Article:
I’ve also been very fortunate in that Michael was generous enough, not only to share various drafts of his screenplay, but to allow me to input via comments and suggestions. This effectively meant, I was not only party to seeing the process of how a book was adapted but learning by watching one of the best screenwriters in the business at work. There’s a real fire to Michael Grais I admire. A consummate artist, he’s attained (and maintained) a level of creative intensity and professional output most people could only aspire to.

Everyone knows that writing for the screen is very different to writing for a book. All the same, until you actually do it yourself (or see the process in action), you can’t really understand how different it is. When you’re writing a book, you’re essentially creating a wholly immersive experience for the reader; a richly detailed world, in-depth characters, narration and dialogue that pulls the reader deep into the story.

When writing a screenplay, the approach seems quite different in that the story is predominantly pared back to plot and dialogue. Most of the other (visual etc.) immersion components are interpreted and developed by other members of the movie/television production team. For me that was probably the most critical learning.

At heart, the novel Liath Luachra: The Grey One is about a defiant and resilient young woman struggling to survive in the brutal, male-dominated world of first century Ireland. In terms of tone and style, the story is very much ‘dark adventure’ and since its publication in 2015, several people have described it to me as “An ancient Irish Girl with the Dragon Tattoo”. Historically, culturally and linguistically, the book is as accurate as I could make it. It introduces a number of ancient Gaelic cultural concepts that many people aren’t aware of and it aligns accurately with the existing Fenian Cycle and other Irish mythology.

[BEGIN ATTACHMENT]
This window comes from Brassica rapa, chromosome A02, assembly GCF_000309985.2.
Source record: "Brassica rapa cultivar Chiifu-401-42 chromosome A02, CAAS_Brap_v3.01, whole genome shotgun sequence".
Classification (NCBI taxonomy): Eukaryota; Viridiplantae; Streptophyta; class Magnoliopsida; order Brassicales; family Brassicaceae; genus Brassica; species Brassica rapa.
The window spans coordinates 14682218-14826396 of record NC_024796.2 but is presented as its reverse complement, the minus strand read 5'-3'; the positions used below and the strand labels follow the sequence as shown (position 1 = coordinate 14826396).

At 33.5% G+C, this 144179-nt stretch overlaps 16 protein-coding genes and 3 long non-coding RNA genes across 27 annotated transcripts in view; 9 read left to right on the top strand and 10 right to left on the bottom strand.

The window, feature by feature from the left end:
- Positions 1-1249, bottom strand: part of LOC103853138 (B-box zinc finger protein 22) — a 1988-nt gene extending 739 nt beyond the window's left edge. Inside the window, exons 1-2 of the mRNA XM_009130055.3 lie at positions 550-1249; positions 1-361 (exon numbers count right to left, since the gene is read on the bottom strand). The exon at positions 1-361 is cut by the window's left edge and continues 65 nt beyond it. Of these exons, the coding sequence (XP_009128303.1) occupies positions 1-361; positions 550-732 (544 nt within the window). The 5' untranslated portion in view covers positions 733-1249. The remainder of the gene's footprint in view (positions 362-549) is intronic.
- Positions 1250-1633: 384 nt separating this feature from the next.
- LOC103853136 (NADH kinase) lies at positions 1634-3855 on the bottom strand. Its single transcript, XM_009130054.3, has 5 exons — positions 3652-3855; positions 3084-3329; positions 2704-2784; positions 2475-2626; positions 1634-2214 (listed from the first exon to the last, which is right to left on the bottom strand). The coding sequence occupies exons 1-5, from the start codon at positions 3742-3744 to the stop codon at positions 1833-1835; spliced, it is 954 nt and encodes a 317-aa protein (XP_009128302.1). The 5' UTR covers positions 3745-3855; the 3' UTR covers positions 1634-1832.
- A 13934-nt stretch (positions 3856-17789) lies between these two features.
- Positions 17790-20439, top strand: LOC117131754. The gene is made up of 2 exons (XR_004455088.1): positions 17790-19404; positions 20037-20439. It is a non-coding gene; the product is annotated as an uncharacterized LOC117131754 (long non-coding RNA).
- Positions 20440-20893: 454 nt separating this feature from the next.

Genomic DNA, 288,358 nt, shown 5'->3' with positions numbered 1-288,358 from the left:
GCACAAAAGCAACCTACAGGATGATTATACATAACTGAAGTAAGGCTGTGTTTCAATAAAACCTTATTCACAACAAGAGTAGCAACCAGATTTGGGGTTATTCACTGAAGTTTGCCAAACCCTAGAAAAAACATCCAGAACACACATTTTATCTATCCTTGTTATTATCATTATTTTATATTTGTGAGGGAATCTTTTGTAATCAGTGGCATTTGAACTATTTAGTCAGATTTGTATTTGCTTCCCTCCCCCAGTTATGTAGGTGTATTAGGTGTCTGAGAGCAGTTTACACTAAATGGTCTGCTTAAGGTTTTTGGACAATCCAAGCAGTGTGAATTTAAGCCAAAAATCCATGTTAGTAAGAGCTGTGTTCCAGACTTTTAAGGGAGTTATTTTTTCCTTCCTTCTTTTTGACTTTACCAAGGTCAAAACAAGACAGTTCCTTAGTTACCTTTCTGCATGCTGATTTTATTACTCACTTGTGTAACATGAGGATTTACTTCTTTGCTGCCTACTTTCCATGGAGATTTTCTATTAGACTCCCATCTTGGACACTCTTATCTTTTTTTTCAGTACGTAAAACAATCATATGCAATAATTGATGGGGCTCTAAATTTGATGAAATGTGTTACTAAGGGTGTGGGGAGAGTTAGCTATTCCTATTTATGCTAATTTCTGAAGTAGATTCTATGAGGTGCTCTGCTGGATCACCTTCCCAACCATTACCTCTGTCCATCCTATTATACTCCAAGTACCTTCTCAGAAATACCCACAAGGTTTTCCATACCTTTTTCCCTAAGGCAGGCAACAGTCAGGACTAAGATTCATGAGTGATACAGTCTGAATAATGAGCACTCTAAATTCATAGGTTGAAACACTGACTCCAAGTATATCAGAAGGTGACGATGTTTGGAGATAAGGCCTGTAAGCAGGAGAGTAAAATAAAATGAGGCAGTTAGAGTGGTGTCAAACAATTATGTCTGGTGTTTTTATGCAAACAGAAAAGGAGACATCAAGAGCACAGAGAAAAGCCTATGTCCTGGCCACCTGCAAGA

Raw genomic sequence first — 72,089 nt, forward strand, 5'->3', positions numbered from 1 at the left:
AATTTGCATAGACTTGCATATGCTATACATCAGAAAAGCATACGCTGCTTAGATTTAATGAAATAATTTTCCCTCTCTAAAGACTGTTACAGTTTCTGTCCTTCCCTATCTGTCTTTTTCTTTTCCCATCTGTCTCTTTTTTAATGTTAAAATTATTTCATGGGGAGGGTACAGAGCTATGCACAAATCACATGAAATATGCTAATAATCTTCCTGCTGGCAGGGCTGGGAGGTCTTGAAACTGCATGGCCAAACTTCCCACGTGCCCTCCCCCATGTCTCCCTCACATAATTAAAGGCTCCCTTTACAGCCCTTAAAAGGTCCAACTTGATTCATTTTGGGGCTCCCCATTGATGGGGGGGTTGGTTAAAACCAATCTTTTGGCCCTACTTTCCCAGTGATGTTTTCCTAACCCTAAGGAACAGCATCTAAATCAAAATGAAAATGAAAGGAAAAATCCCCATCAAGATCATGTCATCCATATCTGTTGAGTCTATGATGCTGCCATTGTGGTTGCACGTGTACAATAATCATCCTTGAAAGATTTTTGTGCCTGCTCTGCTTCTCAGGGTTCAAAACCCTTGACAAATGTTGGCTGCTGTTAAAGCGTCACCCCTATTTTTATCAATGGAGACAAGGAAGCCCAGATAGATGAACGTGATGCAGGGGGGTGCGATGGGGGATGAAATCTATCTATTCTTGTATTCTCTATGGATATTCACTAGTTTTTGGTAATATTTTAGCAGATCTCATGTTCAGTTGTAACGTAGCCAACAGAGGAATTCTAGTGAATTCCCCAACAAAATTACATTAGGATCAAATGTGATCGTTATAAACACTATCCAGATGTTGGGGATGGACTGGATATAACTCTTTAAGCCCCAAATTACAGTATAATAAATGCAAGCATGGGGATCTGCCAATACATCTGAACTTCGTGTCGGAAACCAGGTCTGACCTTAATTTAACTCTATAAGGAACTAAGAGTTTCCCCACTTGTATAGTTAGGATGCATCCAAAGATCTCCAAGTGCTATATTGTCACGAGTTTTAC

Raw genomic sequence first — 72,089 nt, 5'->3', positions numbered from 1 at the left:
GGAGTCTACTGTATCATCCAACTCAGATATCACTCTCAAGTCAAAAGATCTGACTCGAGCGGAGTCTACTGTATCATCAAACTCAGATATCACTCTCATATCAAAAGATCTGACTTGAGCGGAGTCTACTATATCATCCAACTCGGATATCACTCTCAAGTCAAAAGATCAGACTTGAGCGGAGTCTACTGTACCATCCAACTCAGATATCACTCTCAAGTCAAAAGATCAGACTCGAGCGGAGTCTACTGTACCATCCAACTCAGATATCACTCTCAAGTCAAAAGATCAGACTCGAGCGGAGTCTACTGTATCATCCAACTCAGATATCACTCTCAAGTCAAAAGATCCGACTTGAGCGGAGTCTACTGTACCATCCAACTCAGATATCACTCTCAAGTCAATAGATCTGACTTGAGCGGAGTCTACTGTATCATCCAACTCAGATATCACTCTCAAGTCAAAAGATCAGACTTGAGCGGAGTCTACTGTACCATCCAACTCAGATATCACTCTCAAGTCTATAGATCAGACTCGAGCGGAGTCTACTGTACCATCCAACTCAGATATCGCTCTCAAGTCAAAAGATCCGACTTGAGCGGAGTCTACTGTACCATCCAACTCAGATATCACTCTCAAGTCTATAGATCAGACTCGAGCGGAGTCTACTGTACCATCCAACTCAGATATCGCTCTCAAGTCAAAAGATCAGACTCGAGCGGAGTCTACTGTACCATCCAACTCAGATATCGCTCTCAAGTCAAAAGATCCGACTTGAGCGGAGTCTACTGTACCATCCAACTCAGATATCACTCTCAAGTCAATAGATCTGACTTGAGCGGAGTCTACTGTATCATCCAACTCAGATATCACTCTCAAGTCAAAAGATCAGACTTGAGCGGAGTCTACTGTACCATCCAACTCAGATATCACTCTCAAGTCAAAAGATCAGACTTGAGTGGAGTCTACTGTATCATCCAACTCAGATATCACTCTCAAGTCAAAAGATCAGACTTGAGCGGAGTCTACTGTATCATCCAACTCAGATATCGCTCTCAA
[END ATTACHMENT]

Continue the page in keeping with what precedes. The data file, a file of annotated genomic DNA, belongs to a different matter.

At present, Graisland Entertainment are pitching the proposed television series to key players in the television industry. A screen version of that same story, by necessity, would have to undergo some changes given that its being transmitted through a different format. Nevertheless, I’m confident that Liath Luachra’s story is in capable hands and I look forward to seeing the final product if, and when, it happens.

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Brian O’Sullivan

Born in county Cork, Ireland, Brian O’Sullivan is an author, mythologist and cultural commentator. Currently based in Wellington, New Zealand, Brian is director of Irish Imbas, a company specialising in the research/analysis of ancient Irish cultural knowledge and belief patterns (‘Irish mythology). Irish Imbas Books, translates the more workable pieces into narratives and learning material for a contemporary audience.

Since 2012, Irish Imbas Books has been publishing fiction and non-fiction that incorporate strong elements of Irish culture, language, history and mythology. These include the ‘Irish Woman Warrior Series’, the ‘Fionn mac Cumhaill Series’ and several others.

 

Michael Grais (Graisland Entertainment)

From his association with Steven Spielberg, Grais co-wrote the mega-hit POLTERGEIST and co- wrote and produced the sequel, POLTERGEIST II. Grais also executive produced the film GREAT BALLS OF FIRE (starring Dennis Quaid, Alec Baldwin and Winona Ryder) and co-wrote, produced, and financed the hugely successful MARKED FOR DEATH for 20th Century Fox. Other box office hits written or produced by Grais include Steven King’s SLEEPWALKERS, COOL WORLD (starring Brad Pitt, Kim Basinger, and Gabriel Byrne) and WHO KILLED ATLANTA’S CHILDREN, the highest rated movie of 2000 for Showtime.